Professor David Abramson has been named 2016’s Education CIO of the year for his work enabling genetic researchers to quickly and easily access high-powered computing resources tailored to their field of study.
Abramson, and his team at the University of Queensland, built the Genomics Virtual Lab, a pre-packaged cloud-based toolset powered by the NeCTAR federated research cloud.
The GVL features everything a genomics researcher is likely to need to complete their data-heavy work, including a middleware layer of machine images, cloud management tools and the flexibility to spin up any sized compute clusters on demand, based on the task at hand.
The truly international effort has been a collaboration between the UQ team plus researchers at the University of Melbourne - which leads the NeCTAR cloud - and John Hopkins University in Baltimore.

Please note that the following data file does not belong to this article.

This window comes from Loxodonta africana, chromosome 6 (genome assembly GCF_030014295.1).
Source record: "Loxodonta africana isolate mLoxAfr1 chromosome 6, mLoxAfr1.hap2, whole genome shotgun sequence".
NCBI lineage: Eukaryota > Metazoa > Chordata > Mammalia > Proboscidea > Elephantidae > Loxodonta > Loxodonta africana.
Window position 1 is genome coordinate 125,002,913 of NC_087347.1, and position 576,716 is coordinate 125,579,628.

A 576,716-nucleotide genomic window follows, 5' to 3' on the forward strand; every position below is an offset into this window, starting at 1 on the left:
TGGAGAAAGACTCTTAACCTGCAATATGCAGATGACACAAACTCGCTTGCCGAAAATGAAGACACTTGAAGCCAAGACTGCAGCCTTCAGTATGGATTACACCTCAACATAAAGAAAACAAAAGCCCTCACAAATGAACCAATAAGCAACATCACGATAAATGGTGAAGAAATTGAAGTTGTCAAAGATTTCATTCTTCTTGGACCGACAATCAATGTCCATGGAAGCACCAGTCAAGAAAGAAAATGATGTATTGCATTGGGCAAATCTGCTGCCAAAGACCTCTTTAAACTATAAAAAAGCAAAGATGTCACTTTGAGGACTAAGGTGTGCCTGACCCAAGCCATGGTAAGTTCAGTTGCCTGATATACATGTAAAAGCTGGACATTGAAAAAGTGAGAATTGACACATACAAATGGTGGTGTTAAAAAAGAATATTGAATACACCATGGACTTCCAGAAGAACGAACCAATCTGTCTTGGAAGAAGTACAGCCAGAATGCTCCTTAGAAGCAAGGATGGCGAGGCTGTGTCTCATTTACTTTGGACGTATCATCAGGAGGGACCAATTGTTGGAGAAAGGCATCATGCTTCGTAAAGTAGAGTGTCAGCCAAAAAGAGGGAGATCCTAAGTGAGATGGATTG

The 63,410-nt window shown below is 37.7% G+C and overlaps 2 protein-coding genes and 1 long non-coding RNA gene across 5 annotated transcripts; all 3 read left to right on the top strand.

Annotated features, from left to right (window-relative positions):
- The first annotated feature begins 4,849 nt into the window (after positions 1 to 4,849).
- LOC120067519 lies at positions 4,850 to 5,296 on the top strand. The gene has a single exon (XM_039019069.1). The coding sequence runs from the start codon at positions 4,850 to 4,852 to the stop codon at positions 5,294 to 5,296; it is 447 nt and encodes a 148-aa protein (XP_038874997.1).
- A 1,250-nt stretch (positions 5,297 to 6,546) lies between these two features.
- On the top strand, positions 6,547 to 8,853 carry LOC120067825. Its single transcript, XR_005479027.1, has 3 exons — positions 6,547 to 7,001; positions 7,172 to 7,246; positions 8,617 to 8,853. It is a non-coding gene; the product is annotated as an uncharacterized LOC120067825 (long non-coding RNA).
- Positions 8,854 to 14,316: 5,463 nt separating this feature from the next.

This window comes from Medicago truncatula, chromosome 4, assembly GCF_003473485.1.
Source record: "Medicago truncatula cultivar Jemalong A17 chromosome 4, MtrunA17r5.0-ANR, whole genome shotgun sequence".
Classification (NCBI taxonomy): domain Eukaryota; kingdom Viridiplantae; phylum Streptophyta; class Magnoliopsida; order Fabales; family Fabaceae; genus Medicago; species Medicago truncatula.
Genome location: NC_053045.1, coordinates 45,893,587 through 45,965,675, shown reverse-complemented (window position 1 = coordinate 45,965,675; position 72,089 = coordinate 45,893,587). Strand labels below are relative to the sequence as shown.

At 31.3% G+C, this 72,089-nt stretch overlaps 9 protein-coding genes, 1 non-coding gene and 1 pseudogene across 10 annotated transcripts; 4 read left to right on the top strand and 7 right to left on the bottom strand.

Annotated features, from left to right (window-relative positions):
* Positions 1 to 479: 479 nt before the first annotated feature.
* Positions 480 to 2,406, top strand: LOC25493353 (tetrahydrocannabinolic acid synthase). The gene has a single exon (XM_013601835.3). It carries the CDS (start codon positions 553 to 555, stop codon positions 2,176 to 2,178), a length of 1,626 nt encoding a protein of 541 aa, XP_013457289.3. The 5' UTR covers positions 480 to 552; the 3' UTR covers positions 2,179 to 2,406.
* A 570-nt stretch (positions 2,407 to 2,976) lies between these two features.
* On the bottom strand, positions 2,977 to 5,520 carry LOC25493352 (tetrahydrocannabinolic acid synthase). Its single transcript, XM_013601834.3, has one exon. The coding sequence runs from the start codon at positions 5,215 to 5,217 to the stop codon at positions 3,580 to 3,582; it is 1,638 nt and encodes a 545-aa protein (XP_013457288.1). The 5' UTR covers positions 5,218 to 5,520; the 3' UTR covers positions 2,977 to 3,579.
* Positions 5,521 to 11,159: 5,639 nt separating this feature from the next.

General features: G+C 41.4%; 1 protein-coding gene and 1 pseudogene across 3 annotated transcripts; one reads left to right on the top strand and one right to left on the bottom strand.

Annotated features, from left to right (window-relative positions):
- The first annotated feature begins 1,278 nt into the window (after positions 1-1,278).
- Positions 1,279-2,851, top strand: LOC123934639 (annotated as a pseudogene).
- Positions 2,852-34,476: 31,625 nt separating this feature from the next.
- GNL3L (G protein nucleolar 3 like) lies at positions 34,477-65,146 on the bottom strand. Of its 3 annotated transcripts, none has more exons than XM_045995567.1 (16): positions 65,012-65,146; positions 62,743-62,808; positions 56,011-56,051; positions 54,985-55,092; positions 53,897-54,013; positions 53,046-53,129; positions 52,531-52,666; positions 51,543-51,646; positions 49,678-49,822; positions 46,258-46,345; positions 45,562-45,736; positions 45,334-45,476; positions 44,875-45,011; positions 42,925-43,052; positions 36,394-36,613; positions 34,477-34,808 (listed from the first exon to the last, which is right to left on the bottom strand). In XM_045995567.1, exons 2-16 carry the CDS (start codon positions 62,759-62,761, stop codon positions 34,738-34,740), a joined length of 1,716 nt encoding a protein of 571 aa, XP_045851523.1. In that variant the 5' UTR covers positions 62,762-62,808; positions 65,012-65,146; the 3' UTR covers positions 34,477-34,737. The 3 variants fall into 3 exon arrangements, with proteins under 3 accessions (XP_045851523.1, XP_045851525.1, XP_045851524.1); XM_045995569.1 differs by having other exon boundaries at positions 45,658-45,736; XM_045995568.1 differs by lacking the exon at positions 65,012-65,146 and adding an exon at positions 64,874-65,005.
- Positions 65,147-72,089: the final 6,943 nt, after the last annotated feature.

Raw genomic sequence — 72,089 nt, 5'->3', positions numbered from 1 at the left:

Funded by a government grant, the Genomics Virtual Lab is offered to any Australian researcher for free.
While many of the tools, and access to the NeCTAR computing pool, have for some time been available to genomics researchers separately, the process to to piece all of the necessary elements has been complex and time consuming.
With the GVL, Abramson is seeking to ensure that scientists are not wasting their valuable time, meaning they can focus on potentially life-saving discoveries.
Its success is evident in its rapid take up by the genomics research community. There is no doubt the team’s efforts are already injecting much-needed research back into the life sciences field in Australia.
"I think at a time when Australians are being asked to have a boom of innovation, it's very rewarding to see research recognised," Abramson said.
He has risen to the top of a diverse and exemplary field of education finalists, including Professor Ken Udas’ campaign to bring digital literacy to the corrective services system and boost prisoners’ chances of rehabilitation, and Trevor McDougall’s savvy overhaul of the Open Colleges online learning platform.